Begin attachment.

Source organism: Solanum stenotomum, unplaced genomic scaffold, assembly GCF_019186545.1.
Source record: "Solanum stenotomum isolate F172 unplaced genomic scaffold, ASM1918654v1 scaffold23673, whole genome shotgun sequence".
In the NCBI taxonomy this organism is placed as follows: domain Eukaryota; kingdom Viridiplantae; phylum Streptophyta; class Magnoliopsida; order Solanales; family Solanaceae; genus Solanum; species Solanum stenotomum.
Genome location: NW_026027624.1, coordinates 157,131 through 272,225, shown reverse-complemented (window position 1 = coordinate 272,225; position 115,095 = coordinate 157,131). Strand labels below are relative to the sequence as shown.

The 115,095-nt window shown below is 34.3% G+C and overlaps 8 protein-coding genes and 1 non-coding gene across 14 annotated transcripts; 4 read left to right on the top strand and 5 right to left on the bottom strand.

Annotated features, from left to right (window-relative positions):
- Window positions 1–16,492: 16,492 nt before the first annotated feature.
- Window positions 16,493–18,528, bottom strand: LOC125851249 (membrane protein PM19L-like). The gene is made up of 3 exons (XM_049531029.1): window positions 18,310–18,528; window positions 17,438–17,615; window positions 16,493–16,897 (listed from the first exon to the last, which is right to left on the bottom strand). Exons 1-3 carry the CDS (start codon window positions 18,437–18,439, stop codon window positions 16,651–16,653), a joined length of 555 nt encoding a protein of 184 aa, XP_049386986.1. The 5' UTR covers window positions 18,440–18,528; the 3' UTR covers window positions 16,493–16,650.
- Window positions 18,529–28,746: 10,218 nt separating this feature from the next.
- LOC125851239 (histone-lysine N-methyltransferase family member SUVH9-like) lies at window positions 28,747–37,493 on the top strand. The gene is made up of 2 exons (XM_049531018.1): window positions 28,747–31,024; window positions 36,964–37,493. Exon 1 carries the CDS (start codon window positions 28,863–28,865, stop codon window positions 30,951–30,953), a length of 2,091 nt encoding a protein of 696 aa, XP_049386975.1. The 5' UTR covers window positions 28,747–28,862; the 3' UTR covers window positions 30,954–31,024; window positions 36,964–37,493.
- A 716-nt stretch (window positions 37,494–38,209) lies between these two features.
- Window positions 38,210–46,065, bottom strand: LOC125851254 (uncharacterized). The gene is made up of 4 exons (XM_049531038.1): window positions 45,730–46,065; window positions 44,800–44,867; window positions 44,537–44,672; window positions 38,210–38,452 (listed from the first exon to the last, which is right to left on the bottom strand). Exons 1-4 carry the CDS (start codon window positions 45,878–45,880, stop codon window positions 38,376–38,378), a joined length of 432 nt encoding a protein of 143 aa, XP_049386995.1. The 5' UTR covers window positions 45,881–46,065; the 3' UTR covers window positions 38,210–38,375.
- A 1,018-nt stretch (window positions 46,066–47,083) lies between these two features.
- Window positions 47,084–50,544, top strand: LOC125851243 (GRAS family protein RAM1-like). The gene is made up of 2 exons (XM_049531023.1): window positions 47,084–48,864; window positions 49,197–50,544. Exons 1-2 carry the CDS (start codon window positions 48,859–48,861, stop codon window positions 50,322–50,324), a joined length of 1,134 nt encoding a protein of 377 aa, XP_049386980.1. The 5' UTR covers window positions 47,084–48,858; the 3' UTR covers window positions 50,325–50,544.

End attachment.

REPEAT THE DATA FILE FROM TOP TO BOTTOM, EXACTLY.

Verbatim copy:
Source organism: Solanum stenotomum, unplaced genomic scaffold, assembly GCF_019186545.1.
Source record: "Solanum stenotomum isolate F172 unplaced genomic scaffold, ASM1918654v1 scaffold23673, whole genome shotgun sequence".
In the NCBI taxonomy this organism is placed as follows: domain Eukaryota; kingdom Viridiplantae; phylum Streptophyta; class Magnoliopsida; order Solanales; family Solanaceae; genus Solanum; species Solanum stenotomum.
Genome location: NW_026027624.1, coordinates 157,131 through 272,225, shown reverse-complemented (window position 1 = coordinate 272,225; position 115,095 = coordinate 157,131). Strand labels below are relative to the sequence as shown.

The 115,095-nt window shown below is 34.3% G+C and overlaps 8 protein-coding genes and 1 non-coding gene across 14 annotated transcripts; 4 read left to right on the top strand and 5 right to left on the bottom strand.

Annotated features, from left to right (window-relative positions):
- Window positions 1–16,492: 16,492 nt before the first annotated feature.
- Window positions 16,493–18,528, bottom strand: LOC125851249 (membrane protein PM19L-like). The gene is made up of 3 exons (XM_049531029.1): window positions 18,310–18,528; window positions 17,438–17,615; window positions 16,493–16,897 (listed from the first exon to the last, which is right to left on the bottom strand). Exons 1-3 carry the CDS (start codon window positions 18,437–18,439, stop codon window positions 16,651–16,653), a joined length of 555 nt encoding a protein of 184 aa, XP_049386986.1. The 5' UTR covers window positions 18,440–18,528; the 3' UTR covers window positions 16,493–16,650.
- Window positions 18,529–28,746: 10,218 nt separating this feature from the next.
- LOC125851239 (histone-lysine N-methyltransferase family member SUVH9-like) lies at window positions 28,747–37,493 on the top strand. The gene is made up of 2 exons (XM_049531018.1): window positions 28,747–31,024; window positions 36,964–37,493. Exon 1 carries the CDS (start codon window positions 28,863–28,865, stop codon window positions 30,951–30,953), a length of 2,091 nt encoding a protein of 696 aa, XP_049386975.1. The 5' UTR covers window positions 28,747–28,862; the 3' UTR covers window positions 30,954–31,024; window positions 36,964–37,493.
- A 716-nt stretch (window positions 37,494–38,209) lies between these two features.
- Window positions 38,210–46,065, bottom strand: LOC125851254 (uncharacterized). The gene is made up of 4 exons (XM_049531038.1): window positions 45,730–46,065; window positions 44,800–44,867; window positions 44,537–44,672; window positions 38,210–38,452 (listed from the first exon to the last, which is right to left on the bottom strand). Exons 1-4 carry the CDS (start codon window positions 45,878–45,880, stop codon window positions 38,376–38,378), a joined length of 432 nt encoding a protein of 143 aa, XP_049386995.1. The 5' UTR covers window positions 45,881–46,065; the 3' UTR covers window positions 38,210–38,375.
- A 1,018-nt stretch (window positions 46,066–47,083) lies between these two features.
- Window positions 47,084–50,544, top strand: LOC125851243 (GRAS family protein RAM1-like). The gene is made up of 2 exons (XM_049531023.1): window positions 47,084–48,864; window positions 49,197–50,544. Exons 1-2 carry the CDS (start codon window positions 48,859–48,861, stop codon window positions 50,322–50,324), a joined length of 1,134 nt encoding a protein of 377 aa, XP_049386980.1. The 5' UTR covers window positions 47,084–48,858; the 3' UTR covers window positions 50,325–50,544.